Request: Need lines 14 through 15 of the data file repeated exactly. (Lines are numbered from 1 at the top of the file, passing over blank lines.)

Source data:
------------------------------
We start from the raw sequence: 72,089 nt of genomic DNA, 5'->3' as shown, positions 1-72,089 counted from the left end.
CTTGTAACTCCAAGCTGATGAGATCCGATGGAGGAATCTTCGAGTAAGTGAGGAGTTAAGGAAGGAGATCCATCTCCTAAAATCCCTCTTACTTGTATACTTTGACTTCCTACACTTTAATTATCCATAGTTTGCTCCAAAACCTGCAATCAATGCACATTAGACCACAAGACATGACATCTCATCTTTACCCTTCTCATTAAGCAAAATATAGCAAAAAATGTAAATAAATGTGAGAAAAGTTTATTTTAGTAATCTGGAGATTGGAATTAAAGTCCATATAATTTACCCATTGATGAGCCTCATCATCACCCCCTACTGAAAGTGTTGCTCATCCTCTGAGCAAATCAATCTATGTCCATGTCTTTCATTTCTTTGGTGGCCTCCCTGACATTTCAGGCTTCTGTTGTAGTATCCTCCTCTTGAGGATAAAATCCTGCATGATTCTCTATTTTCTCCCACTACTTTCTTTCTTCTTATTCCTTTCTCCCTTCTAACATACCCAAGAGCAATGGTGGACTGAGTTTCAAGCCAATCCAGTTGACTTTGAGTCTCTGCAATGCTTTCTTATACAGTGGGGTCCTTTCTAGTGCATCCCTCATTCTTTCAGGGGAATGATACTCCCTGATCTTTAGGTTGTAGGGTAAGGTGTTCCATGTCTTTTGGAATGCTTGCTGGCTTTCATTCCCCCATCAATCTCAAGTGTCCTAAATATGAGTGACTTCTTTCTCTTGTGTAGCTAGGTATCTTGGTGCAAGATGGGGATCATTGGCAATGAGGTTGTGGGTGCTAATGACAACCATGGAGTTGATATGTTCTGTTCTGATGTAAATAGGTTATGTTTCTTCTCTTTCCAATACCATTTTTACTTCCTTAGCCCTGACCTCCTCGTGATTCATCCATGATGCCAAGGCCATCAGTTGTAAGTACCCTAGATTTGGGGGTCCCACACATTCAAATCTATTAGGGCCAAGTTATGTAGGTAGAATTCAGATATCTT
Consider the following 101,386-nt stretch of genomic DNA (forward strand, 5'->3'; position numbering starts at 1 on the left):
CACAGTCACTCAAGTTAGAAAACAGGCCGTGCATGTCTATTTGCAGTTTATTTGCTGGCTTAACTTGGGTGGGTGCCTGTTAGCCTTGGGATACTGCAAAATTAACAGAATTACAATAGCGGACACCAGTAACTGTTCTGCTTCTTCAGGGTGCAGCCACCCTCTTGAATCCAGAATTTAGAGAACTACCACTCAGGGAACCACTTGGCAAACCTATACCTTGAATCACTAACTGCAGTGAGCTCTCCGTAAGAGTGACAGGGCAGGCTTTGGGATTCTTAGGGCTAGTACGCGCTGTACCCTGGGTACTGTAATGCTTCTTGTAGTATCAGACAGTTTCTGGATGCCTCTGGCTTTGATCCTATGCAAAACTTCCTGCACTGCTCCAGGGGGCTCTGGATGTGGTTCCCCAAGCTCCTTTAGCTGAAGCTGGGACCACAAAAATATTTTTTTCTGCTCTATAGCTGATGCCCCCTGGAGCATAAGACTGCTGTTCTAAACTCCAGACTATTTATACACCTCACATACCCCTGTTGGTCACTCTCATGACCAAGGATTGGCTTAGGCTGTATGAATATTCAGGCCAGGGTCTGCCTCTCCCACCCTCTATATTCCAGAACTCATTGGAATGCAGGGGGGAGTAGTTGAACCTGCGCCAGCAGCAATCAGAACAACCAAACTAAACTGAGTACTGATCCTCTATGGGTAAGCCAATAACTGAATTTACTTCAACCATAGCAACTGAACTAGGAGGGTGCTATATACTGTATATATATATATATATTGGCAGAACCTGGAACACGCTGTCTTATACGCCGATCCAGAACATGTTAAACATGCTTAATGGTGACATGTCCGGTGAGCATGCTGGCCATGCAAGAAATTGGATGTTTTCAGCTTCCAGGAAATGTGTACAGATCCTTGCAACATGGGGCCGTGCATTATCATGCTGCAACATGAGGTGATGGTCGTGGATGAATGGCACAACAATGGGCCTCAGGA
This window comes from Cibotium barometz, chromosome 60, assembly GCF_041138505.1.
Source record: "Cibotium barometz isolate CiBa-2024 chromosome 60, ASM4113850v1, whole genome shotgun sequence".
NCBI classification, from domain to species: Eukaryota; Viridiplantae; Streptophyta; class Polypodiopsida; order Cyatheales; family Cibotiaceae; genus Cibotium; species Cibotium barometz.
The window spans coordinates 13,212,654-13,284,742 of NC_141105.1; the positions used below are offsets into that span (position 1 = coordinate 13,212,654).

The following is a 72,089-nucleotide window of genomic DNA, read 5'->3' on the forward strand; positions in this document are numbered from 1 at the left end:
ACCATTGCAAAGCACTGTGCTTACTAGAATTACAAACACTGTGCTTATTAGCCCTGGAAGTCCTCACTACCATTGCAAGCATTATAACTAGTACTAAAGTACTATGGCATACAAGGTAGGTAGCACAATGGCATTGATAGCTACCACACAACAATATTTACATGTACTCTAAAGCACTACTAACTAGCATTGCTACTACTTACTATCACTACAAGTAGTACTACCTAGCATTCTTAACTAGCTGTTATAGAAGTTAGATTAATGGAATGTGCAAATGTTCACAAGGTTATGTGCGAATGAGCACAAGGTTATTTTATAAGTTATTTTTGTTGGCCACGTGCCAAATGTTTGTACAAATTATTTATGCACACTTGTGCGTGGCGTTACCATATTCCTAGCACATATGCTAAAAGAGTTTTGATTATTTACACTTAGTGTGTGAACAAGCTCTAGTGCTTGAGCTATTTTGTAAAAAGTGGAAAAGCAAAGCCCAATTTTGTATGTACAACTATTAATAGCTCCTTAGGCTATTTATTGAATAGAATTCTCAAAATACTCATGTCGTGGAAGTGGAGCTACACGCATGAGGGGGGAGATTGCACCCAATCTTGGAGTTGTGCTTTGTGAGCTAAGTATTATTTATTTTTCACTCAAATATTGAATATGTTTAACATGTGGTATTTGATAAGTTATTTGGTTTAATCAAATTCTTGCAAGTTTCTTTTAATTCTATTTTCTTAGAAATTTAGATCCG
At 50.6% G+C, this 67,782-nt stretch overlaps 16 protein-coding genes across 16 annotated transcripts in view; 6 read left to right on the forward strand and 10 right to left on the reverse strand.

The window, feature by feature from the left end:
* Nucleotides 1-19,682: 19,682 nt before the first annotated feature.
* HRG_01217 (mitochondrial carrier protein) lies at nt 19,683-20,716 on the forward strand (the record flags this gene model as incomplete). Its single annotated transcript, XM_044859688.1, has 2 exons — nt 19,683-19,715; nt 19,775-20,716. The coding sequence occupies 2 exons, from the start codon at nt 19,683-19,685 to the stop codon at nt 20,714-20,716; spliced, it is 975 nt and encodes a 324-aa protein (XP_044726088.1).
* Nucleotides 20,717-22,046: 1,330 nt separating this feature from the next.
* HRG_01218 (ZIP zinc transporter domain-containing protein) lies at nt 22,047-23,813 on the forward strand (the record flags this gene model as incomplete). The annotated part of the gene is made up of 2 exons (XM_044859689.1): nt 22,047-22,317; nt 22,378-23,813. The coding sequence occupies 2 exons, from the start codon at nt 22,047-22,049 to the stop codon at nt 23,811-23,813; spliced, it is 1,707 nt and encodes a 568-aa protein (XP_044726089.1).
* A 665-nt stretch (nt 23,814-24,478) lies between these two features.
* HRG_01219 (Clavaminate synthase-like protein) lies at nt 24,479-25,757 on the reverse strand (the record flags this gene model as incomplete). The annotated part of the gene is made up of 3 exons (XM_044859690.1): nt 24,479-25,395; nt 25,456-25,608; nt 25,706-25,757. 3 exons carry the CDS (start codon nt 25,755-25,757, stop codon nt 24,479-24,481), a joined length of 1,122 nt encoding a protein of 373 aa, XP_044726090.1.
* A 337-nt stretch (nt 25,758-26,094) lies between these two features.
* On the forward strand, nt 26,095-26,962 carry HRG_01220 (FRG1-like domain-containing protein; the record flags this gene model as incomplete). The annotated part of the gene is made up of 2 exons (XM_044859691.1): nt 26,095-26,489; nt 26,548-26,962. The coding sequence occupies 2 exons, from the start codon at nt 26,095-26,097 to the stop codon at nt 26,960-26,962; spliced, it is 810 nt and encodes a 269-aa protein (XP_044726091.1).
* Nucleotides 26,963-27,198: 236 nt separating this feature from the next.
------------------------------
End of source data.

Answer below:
* HRG_01217 (mitochondrial carrier protein) lies at nt 19,683-20,716 on the forward strand (the record flags this gene model as incomplete). Its single annotated transcript, XM_044859688.1, has 2 exons — nt 19,683-19,715; nt 19,775-20,716. The coding sequence occupies 2 exons, from the start codon at nt 19,683-19,685 to the stop codon at nt 20,714-20,716; spliced, it is 975 nt and encodes a 324-aa protein (XP_044726088.1).
* Nucleotides 20,717-22,046: 1,330 nt separating this feature from the next.